Planning a special evening and a special dinner around a great wine can be complicated. Doing the same with four such wines in the same evening is an even greater challenge. There are so many variables to take into consideration ranging from “will the wine be good” to “what food will compliment the wine best” to “having a suitable backup wine if needed”.
My wife and I recently hosted a dinner for four where the other couple are good friends of ours who know and appreciate fine wine (always important when you go to open a bottle of your best), and they had recently done me a huge favour for which this dinner was to show our gratitude. We had also recently moved and I needed to find a special occasion in order to open some of our older bottles which showed signs of aging.
I selected a bottle of 1985 Chevalier Montrachet by Jean Chartron, a 1952 Chateau Latour, a 1978 Chateau Lafite, and a 1971 Chateau Y’Quem, to be consumed in that order with an entrée, main course and dessert. The Lafite was meant to be a backup in case the Latour was a disappointment. I had a feeling the Montrachet would be tired and dried out, as might be the Latour, since 1952 was generally a poor year in Bordeaux except for Chateau Latour. The Y’Quem had oxidized, the colour being brown/orange, the bottle fill being only mid shoulder and the cork showing signs of recent seepage. So the evening’s lineup was full of risk with lots of ways that we could have more than one disappointment. It also meant that I had to have more than one backup plan, and that the dinner menu would have to be carefully constructed.
We decided to start the evening with an assortment of paté and a double smoked cheese, accompanied by a very simple and plain 2012 Oyster Bay Chardonnay. That allowed our guests to get comfortable and the all important socializing and “catching up” to take place before the main event was to start. As an entrée my wife served up pan fried scallops on a bed of kale in a lemon dressing. The tart lemon dressing was meant to offset and minimize any sharp or flat weakness in the old Montrachet. The wine was very interesting, it definitely was on its last legs, it had a woody tinge to it that is typical of a once majestic, but now over the hill old Chardonnay. But this was still balanced, and had enough fruit on the palate to be tired but still very pleasant. As the wine warmed up in the glass it improved, and more fruit emerged. Unlike many older wines the nose and palate did not fall apart after 10 or 15 minutes. The food combined very well with the wine, and the tart lemon enhanced the flavours of the wine on the palate. This was both a surprise and a success.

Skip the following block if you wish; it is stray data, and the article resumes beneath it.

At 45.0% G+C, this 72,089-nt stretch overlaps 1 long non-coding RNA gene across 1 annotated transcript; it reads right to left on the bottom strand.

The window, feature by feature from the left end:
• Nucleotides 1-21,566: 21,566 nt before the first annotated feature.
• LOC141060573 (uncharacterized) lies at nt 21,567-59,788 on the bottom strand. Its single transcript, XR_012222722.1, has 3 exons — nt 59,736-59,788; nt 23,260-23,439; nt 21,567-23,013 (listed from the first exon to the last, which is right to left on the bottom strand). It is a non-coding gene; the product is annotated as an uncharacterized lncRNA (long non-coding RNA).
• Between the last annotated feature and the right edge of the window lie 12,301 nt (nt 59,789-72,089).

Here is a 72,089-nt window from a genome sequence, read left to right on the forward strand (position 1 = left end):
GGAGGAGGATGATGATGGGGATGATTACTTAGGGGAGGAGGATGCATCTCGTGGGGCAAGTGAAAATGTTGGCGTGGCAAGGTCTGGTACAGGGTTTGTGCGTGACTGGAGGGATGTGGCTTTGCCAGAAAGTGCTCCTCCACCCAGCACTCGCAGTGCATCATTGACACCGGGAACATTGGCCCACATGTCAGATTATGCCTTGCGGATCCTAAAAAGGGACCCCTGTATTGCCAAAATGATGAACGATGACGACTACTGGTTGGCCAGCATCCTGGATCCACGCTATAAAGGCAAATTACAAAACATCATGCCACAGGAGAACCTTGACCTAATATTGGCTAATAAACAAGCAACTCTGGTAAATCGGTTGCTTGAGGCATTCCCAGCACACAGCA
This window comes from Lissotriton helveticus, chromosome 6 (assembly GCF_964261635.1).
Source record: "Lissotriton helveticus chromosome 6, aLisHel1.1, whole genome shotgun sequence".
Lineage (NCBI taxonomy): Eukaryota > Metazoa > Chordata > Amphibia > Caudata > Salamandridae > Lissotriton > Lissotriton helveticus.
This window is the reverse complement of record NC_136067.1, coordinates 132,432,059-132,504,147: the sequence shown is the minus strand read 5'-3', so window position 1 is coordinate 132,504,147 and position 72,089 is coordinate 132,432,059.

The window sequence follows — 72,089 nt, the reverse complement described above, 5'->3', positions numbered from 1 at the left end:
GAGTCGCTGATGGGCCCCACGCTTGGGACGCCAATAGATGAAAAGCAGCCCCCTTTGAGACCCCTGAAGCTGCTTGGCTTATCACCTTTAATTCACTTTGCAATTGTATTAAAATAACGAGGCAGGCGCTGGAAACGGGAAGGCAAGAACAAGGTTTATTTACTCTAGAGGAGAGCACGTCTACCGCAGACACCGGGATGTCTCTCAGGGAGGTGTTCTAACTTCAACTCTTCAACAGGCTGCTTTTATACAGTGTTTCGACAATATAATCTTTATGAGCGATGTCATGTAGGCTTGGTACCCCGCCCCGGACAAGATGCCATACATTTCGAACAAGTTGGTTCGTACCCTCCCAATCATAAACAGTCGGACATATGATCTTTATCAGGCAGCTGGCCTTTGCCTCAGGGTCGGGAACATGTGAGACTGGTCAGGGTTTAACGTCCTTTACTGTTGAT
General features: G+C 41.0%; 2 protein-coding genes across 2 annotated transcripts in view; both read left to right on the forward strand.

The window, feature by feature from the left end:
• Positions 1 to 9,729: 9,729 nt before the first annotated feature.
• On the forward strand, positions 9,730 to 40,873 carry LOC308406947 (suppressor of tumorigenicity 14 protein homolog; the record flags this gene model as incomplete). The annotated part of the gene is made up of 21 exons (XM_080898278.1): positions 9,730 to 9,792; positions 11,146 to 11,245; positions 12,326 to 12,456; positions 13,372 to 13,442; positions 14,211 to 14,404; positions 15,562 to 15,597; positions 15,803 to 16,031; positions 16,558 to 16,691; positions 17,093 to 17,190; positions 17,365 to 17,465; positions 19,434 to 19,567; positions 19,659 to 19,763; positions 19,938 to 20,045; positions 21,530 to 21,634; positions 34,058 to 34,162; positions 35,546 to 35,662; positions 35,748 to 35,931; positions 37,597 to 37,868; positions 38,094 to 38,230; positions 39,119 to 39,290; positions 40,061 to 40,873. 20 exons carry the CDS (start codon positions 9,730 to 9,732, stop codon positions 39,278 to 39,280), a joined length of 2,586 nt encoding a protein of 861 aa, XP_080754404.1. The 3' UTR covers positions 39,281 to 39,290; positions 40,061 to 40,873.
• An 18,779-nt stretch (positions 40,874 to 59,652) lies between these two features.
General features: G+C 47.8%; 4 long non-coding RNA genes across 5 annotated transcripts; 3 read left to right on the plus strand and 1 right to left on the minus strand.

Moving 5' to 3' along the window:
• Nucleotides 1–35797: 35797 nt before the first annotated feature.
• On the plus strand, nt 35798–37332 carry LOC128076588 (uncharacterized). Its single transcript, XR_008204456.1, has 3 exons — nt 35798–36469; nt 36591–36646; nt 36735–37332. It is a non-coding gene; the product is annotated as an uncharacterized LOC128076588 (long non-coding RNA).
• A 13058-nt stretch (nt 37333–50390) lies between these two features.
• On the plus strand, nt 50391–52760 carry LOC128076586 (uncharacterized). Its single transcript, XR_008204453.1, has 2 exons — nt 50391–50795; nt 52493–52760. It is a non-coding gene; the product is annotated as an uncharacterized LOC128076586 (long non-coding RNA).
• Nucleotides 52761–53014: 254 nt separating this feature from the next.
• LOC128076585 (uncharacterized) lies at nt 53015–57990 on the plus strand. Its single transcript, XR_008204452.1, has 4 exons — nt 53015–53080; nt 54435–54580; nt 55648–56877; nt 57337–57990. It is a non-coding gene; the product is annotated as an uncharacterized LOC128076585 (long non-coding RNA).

As we finished the last of the Montrachet I barbequed our filet mignon that my wife had marinated in a thick basil vinaigrette dressing, while my wife tended to the vegetables, very simple boiled baby potatoes and carrots served in a butter sauce. Opening the 1952 Latour was not easy, the cork was disintegrating, even as I delicately used my “Ah-So” two pronged cork remover (this is a necessity for older wines as many corks do not age as well as the wine).